The annual trip to Arlington and the groups of volunteers eager to participate in Worcester’s simple wreath-laying event grew each year until it became clear the desire to remember and honor our country’s fallen heroes was bigger than Arlington, and bigger than this one company.
In 2007, the Worcester family, along with veterans, and other groups and individuals who had helped with their annual veterans wreath ceremony in Arlington, formed Wreaths Across America, a non-profit 501-(c)(3) organization, to continue and expand this effort, and support other groups around the country who wanted to do the same. The mission of the group is simple:
Remember. Honor. Teach.
In 2008, over 300 locations held wreath-laying ceremonies in every state, Puerto Rico and 24 overseas cemeteries. Over 100,000 wreaths were placed on veterans’ graves. Over 60,000 volunteers participated. That year, December 13, 2008 was unanimously voted by the US Congress as “Wreaths Across America Day”.
In 2014, Wreaths Across America and its national network of volunteers laid over 700,000 memorial wreaths at 1,000 locations in the United States and beyond, including ceremonies at the Pearl Harbor Memorial, as well as Bunker Hill, Valley Forge and the sites of the September 11 tragedies. This was accomplished with help from 2,047 fundraising groups, corporate contributions, and donations of trucking, shipping, and thousands of helping hands. The organization's goal of covering Arlington National Cemetery was met in 2014 with the placement of 226,525 wreaths.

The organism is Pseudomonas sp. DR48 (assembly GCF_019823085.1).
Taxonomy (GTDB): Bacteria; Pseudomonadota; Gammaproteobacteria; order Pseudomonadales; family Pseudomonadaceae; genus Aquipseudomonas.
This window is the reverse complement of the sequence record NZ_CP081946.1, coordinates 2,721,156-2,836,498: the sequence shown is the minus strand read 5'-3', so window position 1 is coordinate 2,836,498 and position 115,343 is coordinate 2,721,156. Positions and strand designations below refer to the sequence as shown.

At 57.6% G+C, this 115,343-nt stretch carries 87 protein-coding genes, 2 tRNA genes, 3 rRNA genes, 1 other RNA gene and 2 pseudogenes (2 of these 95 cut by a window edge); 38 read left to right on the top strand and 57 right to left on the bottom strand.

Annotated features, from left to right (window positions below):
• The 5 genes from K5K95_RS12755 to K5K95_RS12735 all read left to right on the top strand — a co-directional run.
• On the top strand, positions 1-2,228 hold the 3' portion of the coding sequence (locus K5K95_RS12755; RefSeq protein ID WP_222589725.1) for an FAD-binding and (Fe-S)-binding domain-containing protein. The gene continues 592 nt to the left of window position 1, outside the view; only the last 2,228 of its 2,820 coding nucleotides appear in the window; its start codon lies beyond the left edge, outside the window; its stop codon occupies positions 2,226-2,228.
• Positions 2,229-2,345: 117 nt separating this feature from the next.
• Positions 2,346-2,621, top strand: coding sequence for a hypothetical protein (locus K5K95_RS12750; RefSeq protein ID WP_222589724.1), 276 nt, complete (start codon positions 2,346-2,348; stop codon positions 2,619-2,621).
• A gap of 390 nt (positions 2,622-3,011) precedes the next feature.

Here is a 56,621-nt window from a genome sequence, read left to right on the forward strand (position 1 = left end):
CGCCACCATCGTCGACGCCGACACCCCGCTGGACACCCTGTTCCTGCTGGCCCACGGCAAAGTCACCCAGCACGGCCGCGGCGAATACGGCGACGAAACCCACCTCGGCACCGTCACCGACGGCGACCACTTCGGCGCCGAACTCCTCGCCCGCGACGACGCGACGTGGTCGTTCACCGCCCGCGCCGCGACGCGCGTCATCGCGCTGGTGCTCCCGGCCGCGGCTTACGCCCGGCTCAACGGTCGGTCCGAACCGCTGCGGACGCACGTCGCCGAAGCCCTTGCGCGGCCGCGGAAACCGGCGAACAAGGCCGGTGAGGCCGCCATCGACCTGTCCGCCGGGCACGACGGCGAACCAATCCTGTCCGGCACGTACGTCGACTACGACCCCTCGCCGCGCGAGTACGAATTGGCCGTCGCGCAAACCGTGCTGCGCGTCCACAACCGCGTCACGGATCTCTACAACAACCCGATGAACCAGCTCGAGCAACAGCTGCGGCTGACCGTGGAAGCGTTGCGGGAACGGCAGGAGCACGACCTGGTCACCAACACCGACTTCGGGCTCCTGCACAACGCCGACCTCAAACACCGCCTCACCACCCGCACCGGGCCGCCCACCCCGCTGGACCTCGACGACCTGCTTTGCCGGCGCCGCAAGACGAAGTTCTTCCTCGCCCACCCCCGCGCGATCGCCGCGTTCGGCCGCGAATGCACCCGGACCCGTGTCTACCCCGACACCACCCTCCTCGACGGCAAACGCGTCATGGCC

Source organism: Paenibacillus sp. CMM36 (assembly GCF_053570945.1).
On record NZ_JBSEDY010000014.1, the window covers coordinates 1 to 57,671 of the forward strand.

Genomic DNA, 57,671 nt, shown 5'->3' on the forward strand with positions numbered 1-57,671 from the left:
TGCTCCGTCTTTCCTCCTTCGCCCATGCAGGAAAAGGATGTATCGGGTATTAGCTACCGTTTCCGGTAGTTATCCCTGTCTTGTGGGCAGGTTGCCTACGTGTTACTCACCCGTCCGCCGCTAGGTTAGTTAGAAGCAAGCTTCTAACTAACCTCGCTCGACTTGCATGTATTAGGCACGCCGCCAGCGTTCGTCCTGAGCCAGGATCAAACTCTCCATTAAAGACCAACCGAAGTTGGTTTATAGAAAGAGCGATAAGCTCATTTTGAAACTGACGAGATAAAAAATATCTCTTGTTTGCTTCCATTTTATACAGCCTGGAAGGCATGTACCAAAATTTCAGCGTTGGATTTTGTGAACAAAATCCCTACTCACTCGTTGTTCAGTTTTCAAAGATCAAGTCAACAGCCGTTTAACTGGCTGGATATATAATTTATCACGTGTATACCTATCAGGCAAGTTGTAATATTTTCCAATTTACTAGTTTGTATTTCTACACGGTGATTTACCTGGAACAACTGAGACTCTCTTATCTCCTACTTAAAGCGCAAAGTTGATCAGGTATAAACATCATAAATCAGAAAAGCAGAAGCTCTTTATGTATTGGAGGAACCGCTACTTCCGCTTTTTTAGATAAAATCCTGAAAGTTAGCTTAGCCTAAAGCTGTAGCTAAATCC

The wreath-laying is still held annually, on the second or third Saturday of December. WAA's annual pilgrimage from Harrington, Maine to Arlington National Cemetery has become known as the world’s largest veterans’ parade, stopping at schools, monuments, veterans’ homes and communities all along the way to remind people how important it is to remember, honor and teach.
Wreaths Across America also conducts several programs to honor our veterans, including the popular “Thanks a Million” campaign which distributes cards to people all over the country to give veterans a simple “thank you” for their service. WAA participates in veterans’ events throughout the year, and has a veteran liaison on staff to work with local veterans organizations.
WAA is committed to teaching younger generations about the value of their freedoms, and the importance of honoring those who sacrificed so much to protect those freedoms. The organization offers learning tools, interactive media projects, and opportunities for youth groups to participate in the events. They also work to create opportunities to connect “the Greatest Generation” with the “Generation of Hope”, passing on inspirational stories from World War II veterans to the leaders of the future.